State Medicare programs can no longer automatically deny insurance coverage for sex reassignment surgeries in the United States, thanks to a new legal precedent set by the U.S. Department of Health and Human Services (HHS) that will lift a 30-year ban on recognizing the procedure as a necessary medical treatment, The Associated Press reports.

An HHS review board ruled in favor of Denee Mallon, a 74-year-old transgender Army veteran from New Mexico, whose request to have Medicare pay for her genital reconstruction was denied two years ago. Mallon will now have her medical claim re-evaluated under the new federal ruling.

The board attributed lifting the ban to several recent studies showing the efficacy of reassignment surgeries for gender dysphoria, a diagnosis for people who experience extreme anxiety and distress because of the disconnect between their birth sex and their gender identity.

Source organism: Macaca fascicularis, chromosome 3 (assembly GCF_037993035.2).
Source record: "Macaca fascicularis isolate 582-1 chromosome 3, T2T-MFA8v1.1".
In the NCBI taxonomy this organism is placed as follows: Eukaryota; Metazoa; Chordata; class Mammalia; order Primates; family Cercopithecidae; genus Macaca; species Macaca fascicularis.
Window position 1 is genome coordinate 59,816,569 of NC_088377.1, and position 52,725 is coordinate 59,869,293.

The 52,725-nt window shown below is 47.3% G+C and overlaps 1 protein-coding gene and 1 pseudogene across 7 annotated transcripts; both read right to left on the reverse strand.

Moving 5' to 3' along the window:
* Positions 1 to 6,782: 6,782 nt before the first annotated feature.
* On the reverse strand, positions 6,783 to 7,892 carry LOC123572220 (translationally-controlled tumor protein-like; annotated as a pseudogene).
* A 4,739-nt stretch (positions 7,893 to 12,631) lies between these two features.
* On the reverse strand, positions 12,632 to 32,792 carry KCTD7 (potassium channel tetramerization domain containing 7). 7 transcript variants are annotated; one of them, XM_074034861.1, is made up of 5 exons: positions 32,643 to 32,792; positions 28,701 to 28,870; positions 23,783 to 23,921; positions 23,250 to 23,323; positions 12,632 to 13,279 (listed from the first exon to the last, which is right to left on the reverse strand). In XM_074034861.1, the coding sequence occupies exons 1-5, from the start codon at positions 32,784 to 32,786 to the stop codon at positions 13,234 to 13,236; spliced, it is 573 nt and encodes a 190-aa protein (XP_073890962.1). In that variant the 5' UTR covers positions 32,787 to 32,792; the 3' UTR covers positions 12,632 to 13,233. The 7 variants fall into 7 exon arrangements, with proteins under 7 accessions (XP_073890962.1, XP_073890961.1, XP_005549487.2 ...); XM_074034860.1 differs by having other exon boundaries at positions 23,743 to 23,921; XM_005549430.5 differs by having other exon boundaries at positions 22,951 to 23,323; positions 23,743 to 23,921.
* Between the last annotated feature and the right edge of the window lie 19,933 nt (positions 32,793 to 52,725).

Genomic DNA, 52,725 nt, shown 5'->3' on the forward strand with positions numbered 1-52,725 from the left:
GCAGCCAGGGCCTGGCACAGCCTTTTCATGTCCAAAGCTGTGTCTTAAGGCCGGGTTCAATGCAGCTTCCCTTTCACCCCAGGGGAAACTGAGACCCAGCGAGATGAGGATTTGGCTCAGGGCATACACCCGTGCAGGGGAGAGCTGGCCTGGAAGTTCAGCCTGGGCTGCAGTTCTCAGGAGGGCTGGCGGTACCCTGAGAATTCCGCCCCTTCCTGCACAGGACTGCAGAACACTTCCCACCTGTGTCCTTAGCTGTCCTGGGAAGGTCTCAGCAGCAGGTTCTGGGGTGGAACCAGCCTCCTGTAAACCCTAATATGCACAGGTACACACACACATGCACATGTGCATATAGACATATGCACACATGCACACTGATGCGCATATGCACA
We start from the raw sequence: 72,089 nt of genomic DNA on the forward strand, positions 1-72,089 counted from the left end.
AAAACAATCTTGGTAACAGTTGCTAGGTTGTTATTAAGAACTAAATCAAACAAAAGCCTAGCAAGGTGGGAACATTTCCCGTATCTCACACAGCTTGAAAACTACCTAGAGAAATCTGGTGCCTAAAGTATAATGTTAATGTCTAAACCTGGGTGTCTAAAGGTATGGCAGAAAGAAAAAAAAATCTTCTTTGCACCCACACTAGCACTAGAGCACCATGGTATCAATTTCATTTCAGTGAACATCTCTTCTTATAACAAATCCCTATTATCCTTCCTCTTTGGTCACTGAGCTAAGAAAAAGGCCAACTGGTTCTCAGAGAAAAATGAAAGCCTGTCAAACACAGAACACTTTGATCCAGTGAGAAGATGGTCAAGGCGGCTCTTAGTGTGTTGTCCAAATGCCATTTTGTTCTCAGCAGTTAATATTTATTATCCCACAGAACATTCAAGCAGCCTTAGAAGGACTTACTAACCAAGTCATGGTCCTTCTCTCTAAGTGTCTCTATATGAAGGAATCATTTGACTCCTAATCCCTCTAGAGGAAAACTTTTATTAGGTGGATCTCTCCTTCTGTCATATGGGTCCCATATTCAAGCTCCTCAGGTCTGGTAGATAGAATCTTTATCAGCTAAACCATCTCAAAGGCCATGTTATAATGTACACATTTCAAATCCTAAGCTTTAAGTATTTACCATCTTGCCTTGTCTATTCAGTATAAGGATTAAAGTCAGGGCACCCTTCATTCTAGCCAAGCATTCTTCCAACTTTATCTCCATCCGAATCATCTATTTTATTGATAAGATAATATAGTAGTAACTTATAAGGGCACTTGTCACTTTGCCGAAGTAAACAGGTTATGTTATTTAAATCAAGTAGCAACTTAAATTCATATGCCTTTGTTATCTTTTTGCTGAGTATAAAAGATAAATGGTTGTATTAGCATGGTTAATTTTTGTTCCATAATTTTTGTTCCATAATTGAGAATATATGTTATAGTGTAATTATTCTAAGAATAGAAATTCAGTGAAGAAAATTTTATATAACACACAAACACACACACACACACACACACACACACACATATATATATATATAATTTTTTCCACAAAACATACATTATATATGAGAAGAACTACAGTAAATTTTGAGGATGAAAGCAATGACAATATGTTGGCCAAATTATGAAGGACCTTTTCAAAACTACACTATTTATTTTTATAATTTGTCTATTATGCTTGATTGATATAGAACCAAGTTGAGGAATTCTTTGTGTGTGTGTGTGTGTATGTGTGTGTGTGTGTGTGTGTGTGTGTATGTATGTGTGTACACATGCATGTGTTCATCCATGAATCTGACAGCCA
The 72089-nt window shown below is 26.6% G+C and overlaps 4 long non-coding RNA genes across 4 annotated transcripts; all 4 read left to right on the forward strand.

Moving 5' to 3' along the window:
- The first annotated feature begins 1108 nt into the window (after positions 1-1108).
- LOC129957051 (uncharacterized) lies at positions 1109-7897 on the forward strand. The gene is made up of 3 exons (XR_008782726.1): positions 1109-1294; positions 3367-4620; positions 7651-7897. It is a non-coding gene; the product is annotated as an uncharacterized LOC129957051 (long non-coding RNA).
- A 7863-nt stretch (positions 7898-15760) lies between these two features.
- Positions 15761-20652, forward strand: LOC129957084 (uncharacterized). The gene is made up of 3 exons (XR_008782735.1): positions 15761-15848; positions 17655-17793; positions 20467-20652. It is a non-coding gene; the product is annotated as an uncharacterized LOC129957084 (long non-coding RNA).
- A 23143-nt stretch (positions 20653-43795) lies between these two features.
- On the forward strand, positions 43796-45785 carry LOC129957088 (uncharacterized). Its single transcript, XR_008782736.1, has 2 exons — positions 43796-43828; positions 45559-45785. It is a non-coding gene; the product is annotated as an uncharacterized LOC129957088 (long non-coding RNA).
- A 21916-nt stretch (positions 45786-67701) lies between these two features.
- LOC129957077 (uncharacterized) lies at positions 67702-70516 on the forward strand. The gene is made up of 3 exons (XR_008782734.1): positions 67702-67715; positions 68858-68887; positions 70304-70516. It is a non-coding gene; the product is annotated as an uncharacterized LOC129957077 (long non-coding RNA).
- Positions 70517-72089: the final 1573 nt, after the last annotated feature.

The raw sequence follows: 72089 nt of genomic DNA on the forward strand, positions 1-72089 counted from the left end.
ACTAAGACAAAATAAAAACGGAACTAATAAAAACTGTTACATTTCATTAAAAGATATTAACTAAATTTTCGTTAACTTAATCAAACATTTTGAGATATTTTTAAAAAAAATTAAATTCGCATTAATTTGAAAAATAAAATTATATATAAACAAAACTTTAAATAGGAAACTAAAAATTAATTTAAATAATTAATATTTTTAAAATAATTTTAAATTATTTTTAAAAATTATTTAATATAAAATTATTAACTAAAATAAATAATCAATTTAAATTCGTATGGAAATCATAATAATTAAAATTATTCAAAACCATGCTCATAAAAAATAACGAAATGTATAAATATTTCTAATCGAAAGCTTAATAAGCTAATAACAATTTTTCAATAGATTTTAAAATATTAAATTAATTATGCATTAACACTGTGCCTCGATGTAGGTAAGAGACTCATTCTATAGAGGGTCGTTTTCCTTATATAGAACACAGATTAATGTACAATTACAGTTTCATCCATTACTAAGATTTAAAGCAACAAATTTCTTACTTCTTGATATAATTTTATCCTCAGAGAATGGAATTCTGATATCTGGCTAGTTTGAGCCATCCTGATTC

However, the new ruling doesn’t necessarily give Medicare recipients the absolute right to have their reassignment surgeries paid for by the government. Those interested will still have to seek prior authorization from a doctor and a mental health professional; what’s more, insurance coverage will be decided on a case-by-case basis.

The ruling also does not apply to Medicaid. However, since private insurance companies and state programs often take cues from the federal government on what types of procedures are medically necessary, transgender health advocates are hoping the decision could help pave the way for routine coverage of reassignment surgeries.

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